• Thompson, Nile; Marr, Carolyn J. (2002). "Lincoln High School". Building for Learning: Seattle Public School Histories, 1862-2000. Seattle Public Schools. OCLC 54019052. Republished online by HistoryLink by permission of the Seattle Public School District: Seattle Public Schools, 1862-2000: Lincoln High School, HistoryLink, 2013-09-08, retrieved 2018-01-01


  1. ^ a b c d e f g h i j k l m Thompson & Marr 2002
  2. ^ Seattle Public Schools. "BEX IV Overview". Retrieved 31 March 2014.
  3. ^ Seattle Public Schools. "Lincoln Building". Retrieved 31 March 2014.
  4. ^ a b Seattle's women teachers of the interwar years, Doris Hinson Pieroth, p 15, 2004, ISBN 0-295-98445-7, accessed May 2009
  5. ^ Clark Humphrey, Vanishing Seattle, Arcadia Publishing, 2006. ISBN 978-0-7385-4869-2. p. 74.
  6. ^ Paul Dorpat, Broadway High School, Seattle's first dedicated high school, opens in 1902, HistoryLink, 2001-04-15. Accessed 2009-05-25.
  7. ^ Carole Beers, Warren Littlejohn, 80, Teacher Who Instilled Love Of Language, Seattle Times, 1997-10-04. Accessed 2009-05-25.
  8. ^ Mary T. Henry, Barr, Roberta Byrd (1919-1993), HistoryLink, 1998-11-09. Accessed 2009-05-25.
  9. ^ MetropoLIST 150: The 150 Most Influential People in Seattle/King County History Archived 2007-12-27 at the Wayback Machine (nominations), Seattle Times, part of "150 Years, Seattle By and By" (2007). Accessed 2009-05-25.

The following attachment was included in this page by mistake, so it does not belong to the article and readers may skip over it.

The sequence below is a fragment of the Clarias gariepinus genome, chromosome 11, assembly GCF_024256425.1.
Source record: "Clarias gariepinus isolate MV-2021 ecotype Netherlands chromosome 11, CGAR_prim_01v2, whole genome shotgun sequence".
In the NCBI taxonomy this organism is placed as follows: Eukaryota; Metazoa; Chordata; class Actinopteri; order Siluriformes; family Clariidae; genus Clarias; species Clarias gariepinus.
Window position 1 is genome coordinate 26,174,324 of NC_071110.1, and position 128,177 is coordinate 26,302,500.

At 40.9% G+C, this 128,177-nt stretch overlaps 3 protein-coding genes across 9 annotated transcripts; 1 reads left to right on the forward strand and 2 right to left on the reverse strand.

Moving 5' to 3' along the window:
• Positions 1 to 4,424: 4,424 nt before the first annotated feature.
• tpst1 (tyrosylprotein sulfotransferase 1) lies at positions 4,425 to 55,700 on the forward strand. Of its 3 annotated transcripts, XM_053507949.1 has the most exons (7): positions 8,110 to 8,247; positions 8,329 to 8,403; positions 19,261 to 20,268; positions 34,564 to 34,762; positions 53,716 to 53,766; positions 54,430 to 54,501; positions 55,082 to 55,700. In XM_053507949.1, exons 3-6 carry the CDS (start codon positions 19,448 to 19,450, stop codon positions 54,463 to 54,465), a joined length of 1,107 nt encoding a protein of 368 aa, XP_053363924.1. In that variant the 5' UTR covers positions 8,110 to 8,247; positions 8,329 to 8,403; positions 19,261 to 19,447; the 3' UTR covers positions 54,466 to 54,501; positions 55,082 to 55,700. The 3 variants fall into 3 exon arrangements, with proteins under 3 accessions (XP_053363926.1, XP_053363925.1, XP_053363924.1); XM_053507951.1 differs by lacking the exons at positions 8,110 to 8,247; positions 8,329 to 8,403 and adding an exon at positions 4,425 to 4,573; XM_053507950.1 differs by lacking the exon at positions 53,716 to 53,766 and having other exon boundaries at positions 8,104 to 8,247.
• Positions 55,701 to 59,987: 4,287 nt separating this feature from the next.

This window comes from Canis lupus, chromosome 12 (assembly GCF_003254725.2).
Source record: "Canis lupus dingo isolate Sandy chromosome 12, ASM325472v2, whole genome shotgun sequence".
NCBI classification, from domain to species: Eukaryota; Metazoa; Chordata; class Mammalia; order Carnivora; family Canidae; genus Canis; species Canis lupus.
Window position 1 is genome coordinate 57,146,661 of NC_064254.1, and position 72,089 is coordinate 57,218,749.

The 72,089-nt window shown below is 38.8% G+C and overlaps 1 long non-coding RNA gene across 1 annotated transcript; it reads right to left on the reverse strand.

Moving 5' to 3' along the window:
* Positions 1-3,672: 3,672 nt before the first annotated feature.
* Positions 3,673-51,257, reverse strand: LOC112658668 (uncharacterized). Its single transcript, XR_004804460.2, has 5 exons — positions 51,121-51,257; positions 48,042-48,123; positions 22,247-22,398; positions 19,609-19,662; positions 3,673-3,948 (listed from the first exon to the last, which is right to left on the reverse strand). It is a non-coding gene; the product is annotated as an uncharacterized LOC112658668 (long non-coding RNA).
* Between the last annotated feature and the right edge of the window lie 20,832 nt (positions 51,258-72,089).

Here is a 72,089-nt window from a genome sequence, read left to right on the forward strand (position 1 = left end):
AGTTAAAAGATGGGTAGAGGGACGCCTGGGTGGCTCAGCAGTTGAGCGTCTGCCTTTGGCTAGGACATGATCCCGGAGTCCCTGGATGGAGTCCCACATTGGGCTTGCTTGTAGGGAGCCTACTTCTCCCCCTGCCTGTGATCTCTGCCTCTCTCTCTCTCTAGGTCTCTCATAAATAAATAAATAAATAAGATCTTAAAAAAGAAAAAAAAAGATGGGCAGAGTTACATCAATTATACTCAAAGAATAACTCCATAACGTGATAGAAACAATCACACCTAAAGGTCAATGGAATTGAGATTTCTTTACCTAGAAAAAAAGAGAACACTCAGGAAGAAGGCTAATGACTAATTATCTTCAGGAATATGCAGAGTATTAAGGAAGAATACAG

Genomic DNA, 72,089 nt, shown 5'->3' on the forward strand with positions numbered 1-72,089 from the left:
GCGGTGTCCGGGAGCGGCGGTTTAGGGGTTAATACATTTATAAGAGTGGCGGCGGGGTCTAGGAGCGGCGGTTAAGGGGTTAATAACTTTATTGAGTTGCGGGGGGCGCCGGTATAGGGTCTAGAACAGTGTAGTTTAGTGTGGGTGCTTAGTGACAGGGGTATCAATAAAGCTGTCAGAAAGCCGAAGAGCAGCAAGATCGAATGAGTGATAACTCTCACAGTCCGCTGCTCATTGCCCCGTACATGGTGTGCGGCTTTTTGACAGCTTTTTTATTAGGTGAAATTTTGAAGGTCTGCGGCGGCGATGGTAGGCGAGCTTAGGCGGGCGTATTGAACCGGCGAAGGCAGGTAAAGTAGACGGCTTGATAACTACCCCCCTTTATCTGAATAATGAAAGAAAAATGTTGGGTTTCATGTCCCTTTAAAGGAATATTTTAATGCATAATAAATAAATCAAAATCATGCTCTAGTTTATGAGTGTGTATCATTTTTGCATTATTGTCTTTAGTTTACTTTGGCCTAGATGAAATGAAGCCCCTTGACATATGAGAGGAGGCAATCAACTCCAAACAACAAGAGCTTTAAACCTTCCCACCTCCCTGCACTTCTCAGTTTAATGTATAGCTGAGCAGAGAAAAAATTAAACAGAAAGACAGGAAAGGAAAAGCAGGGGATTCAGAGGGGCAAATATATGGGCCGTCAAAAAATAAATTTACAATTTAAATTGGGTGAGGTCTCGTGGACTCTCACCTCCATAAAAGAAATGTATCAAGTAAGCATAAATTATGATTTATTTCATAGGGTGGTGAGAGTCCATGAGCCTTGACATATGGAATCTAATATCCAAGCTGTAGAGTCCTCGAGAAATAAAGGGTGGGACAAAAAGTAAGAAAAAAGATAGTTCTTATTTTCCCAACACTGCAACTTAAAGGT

10. ^ Women educators, Patricia A. Schmuck, p136, accessed May 2009
  11. ^ Seattle, past to present, Roger Sale, p 243, ISBN 0-295-95615-1, accessed May 2009]
  12. ^ "Lincoln Building". Seattle Public Schools. Retrieved December 14, 2018.
  13. ^ Landmark Nomination Application, Chief Sealth High School Archived 2011-06-04 at the Wayback Machine, (Seattle) Landmarks Preservation Board, p. 11. Accessed 2009-05-25.
  14. ^ James Stephen, Washington State Department of Archaeology and Historic Preservation. Retrieved 2016-03-20
  15. ^ Seattle Public Schools, Lincoln, Abraham, High School, PCAD Library. Retrieved 2016-03-20
  16. ^ Edgar Blair (Architect), PCAD Library. Retrieved 2016-03-20
  17. ^ Floyd Archibald Naramore (Architect), PCAD Library. Retrieved 2016-03-20
  18. ^ BTA IV levy information. Retrieved 2016-03-20
  19. ^ Seattle Public Schools BEX IV information. Retrieved 2016-03-20
  20. ^ Paula Becker, Carlson, Edward "Eddie" E. (1911-1990), HistoryLink, 2005-01-05. Accessed 2009-05-25.
  21. ^ Joe Veyera, "Mariners' 'Peanut Man' Had Shoreline Connection Rick Kaminski was a King's and Shoreline Community College Student," Shoreline-Lake Forest Park Patch, July 28, 2011.
  22. ^ Sheila Farr, John Franklin Koenig, prolific artist, dies at 83 Archived 2009-06-21 at the Wayback Machine, Seattle Times, 2008-01-04. Accessed 2009-05-25.
  23. ^ Mildred Andrews, MacDonald, Betty (1908-1958), 1994-11-04. Accessed 2009-05-25.
  24. ^ Dorothy M. Provine Day, Obituary, Seattle Times, May 2, 2010. Accessed 2015-10-23.
  25. ^ Frank Chesley, Stern, Bernice (1916-2007), HistoryLink, 2006-11-07, updated 2007-06-30. Accessed 2009-05-25.

External links[edit]

Coordinates: 47°39′36″N 122°20′24″W / 47.66000°N 122.34000°W / 47.66000; -122.34000